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From: FUBHO2/17/2012 1:45:38 PM
of 12207
 
Apple Sold More iOS Devices in 2011 than Macs in 28 Years
By: Michelle Maisto
2012-02-17

Apple sold 156 million iOS devices in 2011, which is putting the company on pace to outsell its signature Mac. Still, Apple CEO Tim Cooks thinks the company can do even better...

eweek.com

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From: FUBHO2/17/2012 2:02:45 PM
of 12207
 
Intel: Piper Sees Mobile Prospects, PC Dangers
By Tiernan Ray

Piper Jaffray’s Gus Richard this morning offers up some thoughts on Intel’s (INTC) efforts in the smartphone market in advance of the Mobile World Congress wireless confab starting February 27th in Barcelona, Spain.

Richard, who has a Neutral rating on shares of Intel, writes that the company will likely show it has succeeded in signing up carriers to offer phones with its chips because they need an alternative to Apple (AAPL), Samsung Electronics (SSNLF), and other powerful handset makers:

We believe carriers want their own branded phones. This is expected to shift the customer relationship and control away from handset providers back to the service provider. We believe this is a major element of Intel’s strategy to break into the mobile market. The other major element is to leverage the white box market and ODMs by providing turnkey solutions, or form factor reference designs that can easily be ramped with little to no effort from channel partners.

Still, the “finished product has to be compelling,” notes Richard.

Richard thinks Intel is working with Visa (V) on mobile payments, using its security technology from McAfee.

Richard also has some negative thoughts about the PC market for Intel. He thinks “Apple is working on an ARM-based notebook” computer, referring to chips using technology from ARM Holdings (ARMH), without elaborating.

He also thinks Microsoft’s (MSFT) Windows 8 will be a disappointment:

We think PC demand is very weak this year due to hard disk drive shortages, delays in Windows 8 and our belief that Windows 8 will be a DoA — Dud on Arrival. Windows 8 is the most significant OS revision since the transition from DOS to Windows and likely will be fraught with compatibility issues and bugs.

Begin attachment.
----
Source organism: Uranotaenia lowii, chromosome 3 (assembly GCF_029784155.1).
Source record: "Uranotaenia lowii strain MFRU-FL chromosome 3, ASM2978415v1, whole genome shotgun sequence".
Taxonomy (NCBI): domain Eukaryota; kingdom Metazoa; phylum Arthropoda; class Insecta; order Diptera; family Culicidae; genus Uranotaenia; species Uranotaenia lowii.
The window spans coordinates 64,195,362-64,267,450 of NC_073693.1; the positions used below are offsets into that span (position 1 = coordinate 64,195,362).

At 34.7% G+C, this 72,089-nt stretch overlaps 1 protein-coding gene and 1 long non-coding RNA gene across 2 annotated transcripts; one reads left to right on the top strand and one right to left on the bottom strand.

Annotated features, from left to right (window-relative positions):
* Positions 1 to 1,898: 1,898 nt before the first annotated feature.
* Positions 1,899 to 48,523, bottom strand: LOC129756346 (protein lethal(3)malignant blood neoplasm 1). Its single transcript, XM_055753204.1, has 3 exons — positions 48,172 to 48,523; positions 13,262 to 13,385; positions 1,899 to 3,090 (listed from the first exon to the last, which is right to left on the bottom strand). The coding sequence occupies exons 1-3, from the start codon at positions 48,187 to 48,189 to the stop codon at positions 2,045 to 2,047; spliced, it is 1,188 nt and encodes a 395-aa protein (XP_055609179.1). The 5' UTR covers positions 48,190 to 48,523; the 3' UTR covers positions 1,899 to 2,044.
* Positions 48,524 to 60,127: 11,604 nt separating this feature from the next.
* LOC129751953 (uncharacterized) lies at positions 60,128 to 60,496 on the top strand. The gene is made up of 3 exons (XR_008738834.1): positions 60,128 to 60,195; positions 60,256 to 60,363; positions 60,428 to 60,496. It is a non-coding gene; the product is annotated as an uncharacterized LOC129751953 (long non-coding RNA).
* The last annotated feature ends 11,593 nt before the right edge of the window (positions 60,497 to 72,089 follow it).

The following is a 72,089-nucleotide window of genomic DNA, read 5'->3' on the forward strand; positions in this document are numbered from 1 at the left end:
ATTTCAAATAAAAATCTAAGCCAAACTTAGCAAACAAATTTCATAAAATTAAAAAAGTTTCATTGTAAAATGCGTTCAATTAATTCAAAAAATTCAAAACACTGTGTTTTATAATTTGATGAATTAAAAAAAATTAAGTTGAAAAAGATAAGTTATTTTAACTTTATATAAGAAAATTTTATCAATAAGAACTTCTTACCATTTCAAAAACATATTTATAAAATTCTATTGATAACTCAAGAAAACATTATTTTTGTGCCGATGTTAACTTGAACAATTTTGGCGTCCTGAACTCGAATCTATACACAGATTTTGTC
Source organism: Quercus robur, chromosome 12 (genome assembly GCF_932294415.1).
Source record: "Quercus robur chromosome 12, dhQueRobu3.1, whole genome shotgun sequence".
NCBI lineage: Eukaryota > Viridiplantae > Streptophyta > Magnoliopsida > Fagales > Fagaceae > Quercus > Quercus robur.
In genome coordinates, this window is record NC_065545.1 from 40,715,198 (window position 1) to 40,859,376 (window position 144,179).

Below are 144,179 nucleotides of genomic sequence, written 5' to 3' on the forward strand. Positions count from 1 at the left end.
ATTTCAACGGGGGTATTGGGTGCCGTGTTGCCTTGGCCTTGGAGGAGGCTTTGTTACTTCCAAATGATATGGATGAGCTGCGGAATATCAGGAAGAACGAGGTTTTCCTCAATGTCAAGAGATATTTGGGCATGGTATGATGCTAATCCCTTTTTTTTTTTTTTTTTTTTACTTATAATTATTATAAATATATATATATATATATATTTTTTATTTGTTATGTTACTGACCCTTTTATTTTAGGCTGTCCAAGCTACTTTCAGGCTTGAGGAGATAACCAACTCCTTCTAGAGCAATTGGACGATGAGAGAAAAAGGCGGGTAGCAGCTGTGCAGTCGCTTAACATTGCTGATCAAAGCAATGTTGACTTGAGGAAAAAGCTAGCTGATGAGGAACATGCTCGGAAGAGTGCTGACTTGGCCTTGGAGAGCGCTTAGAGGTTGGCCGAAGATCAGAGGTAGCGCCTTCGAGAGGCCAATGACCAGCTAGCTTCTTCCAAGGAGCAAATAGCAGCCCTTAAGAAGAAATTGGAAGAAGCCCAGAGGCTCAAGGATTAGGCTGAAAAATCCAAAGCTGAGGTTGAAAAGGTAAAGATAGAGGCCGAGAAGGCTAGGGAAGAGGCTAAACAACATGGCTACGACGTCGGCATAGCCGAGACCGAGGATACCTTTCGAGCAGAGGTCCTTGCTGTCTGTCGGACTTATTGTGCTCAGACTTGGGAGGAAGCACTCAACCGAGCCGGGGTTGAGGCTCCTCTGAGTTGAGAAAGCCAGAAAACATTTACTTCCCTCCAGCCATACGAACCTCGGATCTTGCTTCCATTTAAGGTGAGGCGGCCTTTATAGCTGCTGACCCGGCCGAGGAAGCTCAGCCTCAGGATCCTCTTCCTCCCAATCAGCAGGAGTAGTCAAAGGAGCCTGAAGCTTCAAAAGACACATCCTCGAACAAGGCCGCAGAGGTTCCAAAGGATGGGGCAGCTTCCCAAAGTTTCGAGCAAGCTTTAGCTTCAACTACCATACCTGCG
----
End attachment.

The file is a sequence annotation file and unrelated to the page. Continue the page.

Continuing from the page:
Intel shares today are up 31 cents, or 1.2%, at $27.14.

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To: FUBHO who wrote (4994)2/17/2012 2:22:37 PM
From: neolib
of 12207
 
I think that is a very good point, re the tension between Apple, Samsung, etc and the carriers. But its a leap from there to needing an x86 solution from Intel. White box and ODM will happily supply any and all with ARM solutions, and those are cheaper, so what does Intel have to offer?

We believe carriers want their own branded phones. This is expected to shift the customer relationship and control away from handset providers back to the service provider. We believe this is a major element of Intel’s strategy to break into the mobile market. The other major element is to leverage the white box market and ODMs by providing turnkey solutions, or form factor reference designs that can easily be ramped with little to no effort from channel partners.

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To: steve harris who wrote (4986)2/17/2012 2:25:50 PM
From: neolib
of 12207
 

Monkeys throwing darts can make money in this action imho.


Well, MIPS giving up a big chunk of yesterdays gains today. However, I do think its Dow 13K and Nas 3K coming up. After of bit of that we might see a pullback.

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To: neolib who wrote (4996)2/17/2012 5:36:34 PM
From: FUBHO
of 12207
 
Apple is working on an ARM-based notebook


Analyst breaks Intel some bad news

17 Feb 2012 17:55 | by Paul Taylor in Lisbon |

Read more: news.techeye.net

Nothing hurts quite so much as being the last one to know when the love affair is over, especially when the whole world seems to know about it and discuss it openly.

One analyst, contributing to the Barron’s blog, has shared some thoughts on the state of Intel’s attempts at securing its place in the mobile market, while soiling the matrimonial bed linen with a vague remark about Apple cheating on Intel with ARM. Something that we’ve mentioned before.